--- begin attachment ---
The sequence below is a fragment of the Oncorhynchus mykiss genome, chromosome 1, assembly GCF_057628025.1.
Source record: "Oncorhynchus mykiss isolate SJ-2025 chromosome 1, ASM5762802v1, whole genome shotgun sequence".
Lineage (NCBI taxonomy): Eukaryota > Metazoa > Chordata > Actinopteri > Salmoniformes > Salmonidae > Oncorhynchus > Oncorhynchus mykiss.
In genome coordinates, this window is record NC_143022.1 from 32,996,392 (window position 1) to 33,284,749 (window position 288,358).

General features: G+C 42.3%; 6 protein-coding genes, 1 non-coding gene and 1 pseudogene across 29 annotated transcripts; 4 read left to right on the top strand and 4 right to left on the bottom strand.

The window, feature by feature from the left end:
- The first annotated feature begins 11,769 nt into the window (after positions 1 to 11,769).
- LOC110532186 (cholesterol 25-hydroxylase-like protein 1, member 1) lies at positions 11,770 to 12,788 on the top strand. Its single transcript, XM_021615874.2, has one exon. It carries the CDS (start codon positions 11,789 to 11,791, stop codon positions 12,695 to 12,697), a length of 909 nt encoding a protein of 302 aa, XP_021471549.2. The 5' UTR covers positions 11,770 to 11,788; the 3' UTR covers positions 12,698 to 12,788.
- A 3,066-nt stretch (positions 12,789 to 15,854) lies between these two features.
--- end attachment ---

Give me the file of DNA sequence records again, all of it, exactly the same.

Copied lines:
The sequence below is a fragment of the Oncorhynchus mykiss genome, chromosome 1, assembly GCF_057628025.1.
Source record: "Oncorhynchus mykiss isolate SJ-2025 chromosome 1, ASM5762802v1, whole genome shotgun sequence".
Lineage (NCBI taxonomy): Eukaryota > Metazoa > Chordata > Actinopteri > Salmoniformes > Salmonidae > Oncorhynchus > Oncorhynchus mykiss.
In genome coordinates, this window is record NC_143022.1 from 32,996,392 (window position 1) to 33,284,749 (window position 288,358).

General features: G+C 42.3%; 6 protein-coding genes, 1 non-coding gene and 1 pseudogene across 29 annotated transcripts; 4 read left to right on the top strand and 4 right to left on the bottom strand.

The window, feature by feature from the left end:
- The first annotated feature begins 11,769 nt into the window (after positions 1 to 11,769).
- LOC110532186 (cholesterol 25-hydroxylase-like protein 1, member 1) lies at positions 11,770 to 12,788 on the top strand. Its single transcript, XM_021615874.2, has one exon. It carries the CDS (start codon positions 11,789 to 11,791, stop codon positions 12,695 to 12,697), a length of 909 nt encoding a protein of 302 aa, XP_021471549.2. The 5' UTR covers positions 11,770 to 11,788; the 3' UTR covers positions 12,698 to 12,788.
- A 3,066-nt stretch (positions 12,789 to 15,854) lies between these two features.